Meanwhile, in Vietnam:

  • A wave of recent closures of environment organizations in Vietnam, as well as the arrests of NGO leaders, reflects the difficult position that activists face in the one-party state.
  • Nonprofit organizations have an unclear legal status in the country, and are vulnerable to pressure from the state as well as from powerful private interests.
  • Though the communist-led government has at times recognized the value of NGOs as partners in implementing social and environmental programs, it has also attacked the concept of civil society as a threat to official ideology and morality.

Later on in Zimbabwe

Jeers filled the air when lawmakers of the ruling ZANU-PF party celebrated after the Private Voluntary Organizations Amendment Bill, which regulates non-governmental organizations, passed in Zimbabwe’s Senate late Wednesday. The legislation, which still awaits President Emmerson Mnangagwa's signature, makes it a criminal offense for NGOs to support or oppose political parties or candidates in any election. Supporters say the legislation is designed to curb financing for terrorism and money laundering in Zimbabwe. Ziyambi Ziyambi, Zimbabwe’s justice minister, told Parliament after the bill passed that law-abiding NGOs have nothing to fear. “All we are saying is: if you come and you say you want to assist – in quotes – water sanitation, you have not any business in getting into political lobbying,” he said. “So, we are saying: we want to follow the money where it is going. So, we believe that this is a progressive piece of legislation.”

Musa Kika, a human rights lawyer who heads the Zimbabwe Human Rights NGO Forum, said the law infringes on Zimbabweans’ basic rights. “Our position is this law is unconstitutional,” he said. “It violates freedom of association. It violates citizens’ rights to organize and self-organize in spaces outside the state. So that’s our position that this law cannot and will not stand constitutional scrutiny by an independent and any competent court.”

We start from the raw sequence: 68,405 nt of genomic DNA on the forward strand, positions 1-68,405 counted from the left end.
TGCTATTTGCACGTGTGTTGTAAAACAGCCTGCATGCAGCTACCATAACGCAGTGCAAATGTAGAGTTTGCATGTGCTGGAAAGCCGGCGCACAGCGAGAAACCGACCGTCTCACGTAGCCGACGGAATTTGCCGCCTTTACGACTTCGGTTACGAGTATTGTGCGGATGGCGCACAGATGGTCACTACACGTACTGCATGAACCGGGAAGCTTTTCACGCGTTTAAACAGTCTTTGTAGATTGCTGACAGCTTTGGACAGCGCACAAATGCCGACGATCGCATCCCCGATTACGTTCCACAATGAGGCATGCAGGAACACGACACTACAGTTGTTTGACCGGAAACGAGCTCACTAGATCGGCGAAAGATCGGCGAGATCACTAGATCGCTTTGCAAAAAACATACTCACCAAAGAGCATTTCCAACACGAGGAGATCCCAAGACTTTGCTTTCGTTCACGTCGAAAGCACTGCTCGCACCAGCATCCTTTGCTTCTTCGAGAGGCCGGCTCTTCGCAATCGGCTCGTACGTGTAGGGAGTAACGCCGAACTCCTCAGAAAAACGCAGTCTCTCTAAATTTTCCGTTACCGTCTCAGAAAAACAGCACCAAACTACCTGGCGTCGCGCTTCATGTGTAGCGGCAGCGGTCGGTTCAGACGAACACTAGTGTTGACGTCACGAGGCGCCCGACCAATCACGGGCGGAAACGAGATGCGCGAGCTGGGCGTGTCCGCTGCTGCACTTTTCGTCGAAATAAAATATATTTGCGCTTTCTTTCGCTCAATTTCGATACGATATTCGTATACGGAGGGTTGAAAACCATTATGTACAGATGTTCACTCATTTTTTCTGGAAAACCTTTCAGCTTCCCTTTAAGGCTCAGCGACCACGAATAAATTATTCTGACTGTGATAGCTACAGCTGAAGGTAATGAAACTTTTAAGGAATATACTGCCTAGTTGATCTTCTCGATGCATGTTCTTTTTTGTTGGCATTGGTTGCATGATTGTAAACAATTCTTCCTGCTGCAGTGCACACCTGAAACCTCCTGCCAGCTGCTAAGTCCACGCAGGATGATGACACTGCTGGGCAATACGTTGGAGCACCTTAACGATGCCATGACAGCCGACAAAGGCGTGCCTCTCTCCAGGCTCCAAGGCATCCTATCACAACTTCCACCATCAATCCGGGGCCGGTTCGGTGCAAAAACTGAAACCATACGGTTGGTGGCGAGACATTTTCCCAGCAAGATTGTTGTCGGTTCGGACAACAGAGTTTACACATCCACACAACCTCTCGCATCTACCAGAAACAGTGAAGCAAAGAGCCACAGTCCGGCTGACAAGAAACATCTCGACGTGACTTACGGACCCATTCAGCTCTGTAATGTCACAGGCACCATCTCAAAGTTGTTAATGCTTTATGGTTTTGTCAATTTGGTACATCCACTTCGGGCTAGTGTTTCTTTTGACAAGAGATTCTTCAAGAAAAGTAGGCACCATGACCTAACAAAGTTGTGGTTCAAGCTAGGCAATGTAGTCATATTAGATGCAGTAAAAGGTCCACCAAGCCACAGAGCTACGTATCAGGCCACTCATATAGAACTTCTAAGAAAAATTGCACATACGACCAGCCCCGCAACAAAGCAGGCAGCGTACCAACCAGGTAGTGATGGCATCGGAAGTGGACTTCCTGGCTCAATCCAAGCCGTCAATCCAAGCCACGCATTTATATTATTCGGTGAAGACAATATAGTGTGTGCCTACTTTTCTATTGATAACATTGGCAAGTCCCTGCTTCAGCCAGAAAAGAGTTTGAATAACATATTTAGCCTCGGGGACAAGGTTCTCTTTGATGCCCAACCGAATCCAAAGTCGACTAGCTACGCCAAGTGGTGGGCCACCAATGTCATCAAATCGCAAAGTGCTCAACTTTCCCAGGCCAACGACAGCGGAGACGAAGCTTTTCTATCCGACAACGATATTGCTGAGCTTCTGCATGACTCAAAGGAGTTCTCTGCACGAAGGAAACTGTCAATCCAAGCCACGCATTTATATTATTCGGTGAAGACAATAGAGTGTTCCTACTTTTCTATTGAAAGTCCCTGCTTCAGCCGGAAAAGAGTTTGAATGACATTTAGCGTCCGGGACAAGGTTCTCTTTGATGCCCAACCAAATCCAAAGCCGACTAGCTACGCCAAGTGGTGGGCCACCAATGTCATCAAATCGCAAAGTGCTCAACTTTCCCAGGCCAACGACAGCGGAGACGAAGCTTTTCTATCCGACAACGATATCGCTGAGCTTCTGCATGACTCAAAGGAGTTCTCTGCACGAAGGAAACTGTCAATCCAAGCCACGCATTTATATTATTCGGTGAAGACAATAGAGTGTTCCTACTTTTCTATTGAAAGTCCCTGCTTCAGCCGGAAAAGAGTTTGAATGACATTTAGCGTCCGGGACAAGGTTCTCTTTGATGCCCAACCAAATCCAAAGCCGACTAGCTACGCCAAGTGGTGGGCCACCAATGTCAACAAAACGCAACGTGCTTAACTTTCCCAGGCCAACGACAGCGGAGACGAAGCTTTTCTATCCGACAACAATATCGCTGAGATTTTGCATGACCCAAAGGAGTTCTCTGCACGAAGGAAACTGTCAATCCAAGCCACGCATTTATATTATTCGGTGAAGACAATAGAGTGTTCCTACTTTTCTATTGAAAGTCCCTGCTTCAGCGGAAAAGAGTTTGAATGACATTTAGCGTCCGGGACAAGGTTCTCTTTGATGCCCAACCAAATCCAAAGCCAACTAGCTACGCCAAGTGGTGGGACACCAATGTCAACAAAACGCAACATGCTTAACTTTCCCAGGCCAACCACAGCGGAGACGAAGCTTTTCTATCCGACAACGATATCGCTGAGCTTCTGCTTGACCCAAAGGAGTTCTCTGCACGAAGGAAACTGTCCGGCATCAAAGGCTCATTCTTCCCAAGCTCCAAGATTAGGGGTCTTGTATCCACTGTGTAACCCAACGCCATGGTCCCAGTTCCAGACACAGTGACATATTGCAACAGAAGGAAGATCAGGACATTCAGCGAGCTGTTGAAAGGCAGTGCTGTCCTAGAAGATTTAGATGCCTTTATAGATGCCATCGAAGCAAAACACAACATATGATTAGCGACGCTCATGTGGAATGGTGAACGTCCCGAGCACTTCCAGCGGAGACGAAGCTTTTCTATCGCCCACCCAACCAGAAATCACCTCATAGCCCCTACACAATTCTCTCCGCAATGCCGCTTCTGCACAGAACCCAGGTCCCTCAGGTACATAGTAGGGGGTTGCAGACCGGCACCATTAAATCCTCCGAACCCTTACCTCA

And finally, in Italy, where the Ghost of Mussolini roams and fascism is on the rise, Amnesty International is condemning new legislation implementing a "distant port" requirement with ever greater impunity:

In the central Mediterranean, over 2 thousand people lost their lives in 2022 while engaging in irregular sea crossings to seek international protection or better lives in Europe. In December 2022, the Italian government adopted two measures affecting NGO ships that patrol the central Mediterranean and rescue people in distress at sea. The first is a new “distant ports” practice, that requires NGO ships carrying refugees and migrants rescued at sea to have people disembark in ports in central and northern Italy, including in the Adriatic Sea – i.e. in ports particularly distant from the position where rescues are typically carried out. The second is a new decree-law introducing a number of additional requirements for NGO rescue vessels. In combination, these measures significantly reduce the capacity of NGO rescue ships to patrol the areas of the central Mediterranean where shipwrecks are more likely to occur. Amnesty International calls on the Italian authorities to end such measures as a matter of urgency.

I don't like marinara sauce with my fascism.  I like good ol' fashioned American fascism.  That's why I live in Florida.  

darryll jones